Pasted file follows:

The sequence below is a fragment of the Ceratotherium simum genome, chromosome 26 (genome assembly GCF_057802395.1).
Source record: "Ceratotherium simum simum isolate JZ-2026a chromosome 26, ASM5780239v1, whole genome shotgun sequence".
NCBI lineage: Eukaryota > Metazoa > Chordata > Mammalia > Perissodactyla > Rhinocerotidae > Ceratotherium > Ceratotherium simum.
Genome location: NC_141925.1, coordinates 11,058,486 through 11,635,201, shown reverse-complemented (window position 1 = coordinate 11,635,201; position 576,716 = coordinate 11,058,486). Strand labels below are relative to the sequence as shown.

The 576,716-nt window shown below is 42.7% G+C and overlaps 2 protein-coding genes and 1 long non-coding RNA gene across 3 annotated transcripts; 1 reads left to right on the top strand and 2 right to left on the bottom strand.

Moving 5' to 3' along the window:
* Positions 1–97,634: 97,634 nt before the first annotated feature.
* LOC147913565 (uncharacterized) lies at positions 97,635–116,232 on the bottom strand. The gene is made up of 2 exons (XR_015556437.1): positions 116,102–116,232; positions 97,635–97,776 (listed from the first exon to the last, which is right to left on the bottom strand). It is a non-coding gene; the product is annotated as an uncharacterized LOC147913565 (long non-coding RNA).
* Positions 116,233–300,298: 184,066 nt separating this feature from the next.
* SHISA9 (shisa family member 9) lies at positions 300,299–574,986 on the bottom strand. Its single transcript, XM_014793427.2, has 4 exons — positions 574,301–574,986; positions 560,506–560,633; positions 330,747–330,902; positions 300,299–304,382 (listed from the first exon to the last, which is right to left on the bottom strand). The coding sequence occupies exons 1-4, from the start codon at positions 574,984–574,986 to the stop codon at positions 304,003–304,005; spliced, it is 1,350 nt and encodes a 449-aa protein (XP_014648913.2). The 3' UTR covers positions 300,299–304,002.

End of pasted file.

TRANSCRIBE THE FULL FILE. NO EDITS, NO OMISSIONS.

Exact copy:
The sequence below is a fragment of the Ceratotherium simum genome, chromosome 26 (genome assembly GCF_057802395.1).
Source record: "Ceratotherium simum simum isolate JZ-2026a chromosome 26, ASM5780239v1, whole genome shotgun sequence".
NCBI lineage: Eukaryota > Metazoa > Chordata > Mammalia > Perissodactyla > Rhinocerotidae > Ceratotherium > Ceratotherium simum.
Genome location: NC_141925.1, coordinates 11,058,486 through 11,635,201, shown reverse-complemented (window position 1 = coordinate 11,635,201; position 576,716 = coordinate 11,058,486). Strand labels below are relative to the sequence as shown.

The 576,716-nt window shown below is 42.7% G+C and overlaps 2 protein-coding genes and 1 long non-coding RNA gene across 3 annotated transcripts; 1 reads left to right on the top strand and 2 right to left on the bottom strand.

Moving 5' to 3' along the window:
* Positions 1–97,634: 97,634 nt before the first annotated feature.
* LOC147913565 (uncharacterized) lies at positions 97,635–116,232 on the bottom strand. The gene is made up of 2 exons (XR_015556437.1): positions 116,102–116,232; positions 97,635–97,776 (listed from the first exon to the last, which is right to left on the bottom strand). It is a non-coding gene; the product is annotated as an uncharacterized LOC147913565 (long non-coding RNA).
* Positions 116,233–300,298: 184,066 nt separating this feature from the next.
* SHISA9 (shisa family member 9) lies at positions 300,299–574,986 on the bottom strand. Its single transcript, XM_014793427.2, has 4 exons — positions 574,301–574,986; positions 560,506–560,633; positions 330,747–330,902; positions 300,299–304,382 (listed from the first exon to the last, which is right to left on the bottom strand). The coding sequence occupies exons 1-4, from the start codon at positions 574,984–574,986 to the stop codon at positions 304,003–304,005; spliced, it is 1,350 nt and encodes a 449-aa protein (XP_014648913.2). The 3' UTR covers positions 300,299–304,002.